Unfortunately and it seems like many of our distinctive migrant birds the nightjar has experienced major population declines. Fortunately like many of species there are individuals and organisations out there working to understand these declines and the movements and requirements of such species. Nightjars in Britain have actually increased in breeding numbers in recent years (whoop!) thanks to a number of conservation measures. However they are still Red Listed and we still know very little about their movements outside of the breeding season. For a number of years the British Trust for Ornithology has been conducting a tracking study of the nightjars looking at not only the habitat they are using for nesting and feeding during the summer on our shores, but also where they are going during the winter. We know that the species winters in Africa and that they pass through places like France and Spain enroute, the tracking allows us to work out the detail.   

And so with a couple of birds drifting around us it was time to try and catch one. With the help of a system playing the churring call of the male it was not long before one came into investigate and was caught in our mist net.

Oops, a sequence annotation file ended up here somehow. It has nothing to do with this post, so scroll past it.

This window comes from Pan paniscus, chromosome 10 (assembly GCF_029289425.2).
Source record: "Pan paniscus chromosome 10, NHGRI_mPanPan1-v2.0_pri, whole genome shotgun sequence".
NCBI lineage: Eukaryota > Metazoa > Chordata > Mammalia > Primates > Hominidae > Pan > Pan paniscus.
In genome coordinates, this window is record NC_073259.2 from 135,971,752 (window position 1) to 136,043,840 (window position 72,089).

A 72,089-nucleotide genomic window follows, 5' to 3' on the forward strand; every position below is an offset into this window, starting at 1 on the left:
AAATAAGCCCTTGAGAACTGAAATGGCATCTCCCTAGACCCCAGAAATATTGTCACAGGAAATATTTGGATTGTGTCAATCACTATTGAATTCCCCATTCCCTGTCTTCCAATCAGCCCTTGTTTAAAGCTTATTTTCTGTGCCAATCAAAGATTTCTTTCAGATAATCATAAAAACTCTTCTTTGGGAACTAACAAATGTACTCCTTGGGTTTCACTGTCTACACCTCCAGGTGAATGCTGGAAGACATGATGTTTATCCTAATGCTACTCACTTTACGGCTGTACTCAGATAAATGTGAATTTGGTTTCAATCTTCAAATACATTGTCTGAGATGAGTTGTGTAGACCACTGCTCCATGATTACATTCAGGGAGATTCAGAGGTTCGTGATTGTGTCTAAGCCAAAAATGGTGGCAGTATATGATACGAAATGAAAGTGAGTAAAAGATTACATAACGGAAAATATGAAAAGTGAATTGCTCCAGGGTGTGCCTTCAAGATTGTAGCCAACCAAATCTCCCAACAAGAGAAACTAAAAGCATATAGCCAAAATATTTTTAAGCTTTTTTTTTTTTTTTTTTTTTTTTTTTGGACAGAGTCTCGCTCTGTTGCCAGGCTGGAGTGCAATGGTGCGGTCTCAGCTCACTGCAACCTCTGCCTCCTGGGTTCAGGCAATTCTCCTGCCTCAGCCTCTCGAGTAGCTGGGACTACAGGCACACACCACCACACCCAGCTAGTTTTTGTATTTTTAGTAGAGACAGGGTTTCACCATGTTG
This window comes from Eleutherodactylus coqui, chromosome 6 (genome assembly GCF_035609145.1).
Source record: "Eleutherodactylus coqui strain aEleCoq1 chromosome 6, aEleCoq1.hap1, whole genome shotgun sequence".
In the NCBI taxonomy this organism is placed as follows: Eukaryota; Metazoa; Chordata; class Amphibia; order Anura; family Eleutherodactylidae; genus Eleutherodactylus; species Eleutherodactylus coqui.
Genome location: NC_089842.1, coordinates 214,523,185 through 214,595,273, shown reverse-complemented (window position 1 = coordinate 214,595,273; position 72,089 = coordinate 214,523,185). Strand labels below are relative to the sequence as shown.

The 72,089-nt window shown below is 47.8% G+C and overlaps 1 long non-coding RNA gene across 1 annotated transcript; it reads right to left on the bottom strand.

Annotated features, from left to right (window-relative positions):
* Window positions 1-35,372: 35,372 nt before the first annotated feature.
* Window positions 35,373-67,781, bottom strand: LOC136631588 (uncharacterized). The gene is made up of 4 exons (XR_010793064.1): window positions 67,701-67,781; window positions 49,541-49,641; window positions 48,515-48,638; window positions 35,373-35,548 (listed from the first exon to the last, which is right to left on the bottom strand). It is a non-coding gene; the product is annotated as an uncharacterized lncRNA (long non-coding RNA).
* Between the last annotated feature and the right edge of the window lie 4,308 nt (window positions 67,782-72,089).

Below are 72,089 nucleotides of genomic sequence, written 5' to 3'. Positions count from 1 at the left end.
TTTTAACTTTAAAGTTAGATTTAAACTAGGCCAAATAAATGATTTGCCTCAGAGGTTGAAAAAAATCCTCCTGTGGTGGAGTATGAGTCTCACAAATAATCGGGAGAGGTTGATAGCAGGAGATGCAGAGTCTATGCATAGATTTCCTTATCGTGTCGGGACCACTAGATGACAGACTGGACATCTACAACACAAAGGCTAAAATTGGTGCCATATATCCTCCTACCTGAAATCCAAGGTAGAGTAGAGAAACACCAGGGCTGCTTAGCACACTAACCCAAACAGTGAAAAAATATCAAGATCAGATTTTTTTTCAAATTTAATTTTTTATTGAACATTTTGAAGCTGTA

The type of tags the team from BTO have been using are known as geolocators, these record light levels allowing position to be calculated by day length and the time of solar noon. More recently novel GPS tags have been used. Both require the birds to be re-caught in order to down load the data. Hence the intensive effort each breeding season to catch the birds. 

Tonight our bird did not have a tag and was also not ringed. But this gave the team the opportunity to attach one to it in order to track its migration south. 

A beautiful nightjar